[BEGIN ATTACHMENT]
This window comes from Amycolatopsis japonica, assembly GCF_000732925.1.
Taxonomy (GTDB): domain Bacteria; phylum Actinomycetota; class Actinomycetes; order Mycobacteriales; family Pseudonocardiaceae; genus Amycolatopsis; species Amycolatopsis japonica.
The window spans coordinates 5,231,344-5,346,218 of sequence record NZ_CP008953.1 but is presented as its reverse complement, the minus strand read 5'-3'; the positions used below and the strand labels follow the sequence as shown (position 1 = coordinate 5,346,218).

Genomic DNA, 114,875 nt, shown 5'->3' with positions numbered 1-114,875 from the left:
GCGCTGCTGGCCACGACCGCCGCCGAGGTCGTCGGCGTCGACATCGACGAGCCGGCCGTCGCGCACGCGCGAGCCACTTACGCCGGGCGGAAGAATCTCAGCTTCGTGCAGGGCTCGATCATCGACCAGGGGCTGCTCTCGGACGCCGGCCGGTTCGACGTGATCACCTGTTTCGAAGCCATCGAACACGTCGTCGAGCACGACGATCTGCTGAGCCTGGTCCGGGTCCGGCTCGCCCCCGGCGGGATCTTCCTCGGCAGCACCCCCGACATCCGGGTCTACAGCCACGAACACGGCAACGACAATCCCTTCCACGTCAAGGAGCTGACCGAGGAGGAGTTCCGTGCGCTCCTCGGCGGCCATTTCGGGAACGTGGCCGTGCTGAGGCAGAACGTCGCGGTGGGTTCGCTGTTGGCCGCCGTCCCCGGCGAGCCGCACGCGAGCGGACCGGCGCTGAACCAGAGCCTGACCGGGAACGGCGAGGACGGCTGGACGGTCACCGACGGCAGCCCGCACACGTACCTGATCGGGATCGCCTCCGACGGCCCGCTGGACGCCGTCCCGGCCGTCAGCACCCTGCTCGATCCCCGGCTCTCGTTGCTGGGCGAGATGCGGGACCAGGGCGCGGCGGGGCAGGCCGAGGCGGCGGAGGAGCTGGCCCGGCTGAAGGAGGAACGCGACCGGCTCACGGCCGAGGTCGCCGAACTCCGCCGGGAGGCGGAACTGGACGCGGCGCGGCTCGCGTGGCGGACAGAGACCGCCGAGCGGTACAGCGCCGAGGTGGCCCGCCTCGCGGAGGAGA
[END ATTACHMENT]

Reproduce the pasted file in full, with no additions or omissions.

This window comes from Amycolatopsis japonica, assembly GCF_000732925.1.
Taxonomy (GTDB): domain Bacteria; phylum Actinomycetota; class Actinomycetes; order Mycobacteriales; family Pseudonocardiaceae; genus Amycolatopsis; species Amycolatopsis japonica.
The window spans coordinates 5,231,344-5,346,218 of sequence record NZ_CP008953.1 but is presented as its reverse complement, the minus strand read 5'-3'; the positions used below and the strand labels follow the sequence as shown (position 1 = coordinate 5,346,218).

Genomic DNA, 114,875 nt, shown 5'->3' with positions numbered 1-114,875 from the left:
GCGCTGCTGGCCACGACCGCCGCCGAGGTCGTCGGCGTCGACATCGACGAGCCGGCCGTCGCGCACGCGCGAGCCACTTACGCCGGGCGGAAGAATCTCAGCTTCGTGCAGGGCTCGATCATCGACCAGGGGCTGCTCTCGGACGCCGGCCGGTTCGACGTGATCACCTGTTTCGAAGCCATCGAACACGTCGTCGAGCACGACGATCTGCTGAGCCTGGTCCGGGTCCGGCTCGCCCCCGGCGGGATCTTCCTCGGCAGCACCCCCGACATCCGGGTCTACAGCCACGAACACGGCAACGACAATCCCTTCCACGTCAAGGAGCTGACCGAGGAGGAGTTCCGTGCGCTCCTCGGCGGCCATTTCGGGAACGTGGCCGTGCTGAGGCAGAACGTCGCGGTGGGTTCGCTGTTGGCCGCCGTCCCCGGCGAGCCGCACGCGAGCGGACCGGCGCTGAACCAGAGCCTGACCGGGAACGGCGAGGACGGCTGGACGGTCACCGACGGCAGCCCGCACACGTACCTGATCGGGATCGCCTCCGACGGCCCGCTGGACGCCGTCCCGGCCGTCAGCACCCTGCTCGATCCCCGGCTCTCGTTGCTGGGCGAGATGCGGGACCAGGGCGCGGCGGGGCAGGCCGAGGCGGCGGAGGAGCTGGCCCGGCTGAAGGAGGAACGCGACCGGCTCACGGCCGAGGTCGCCGAACTCCGCCGGGAGGCGGAACTGGACGCGGCGCGGCTCGCGTGGCGGACAGAGACCGCCGAGCGGTACAGCGCCGAGGTGGCCCGCCTCGCGGAGGAGA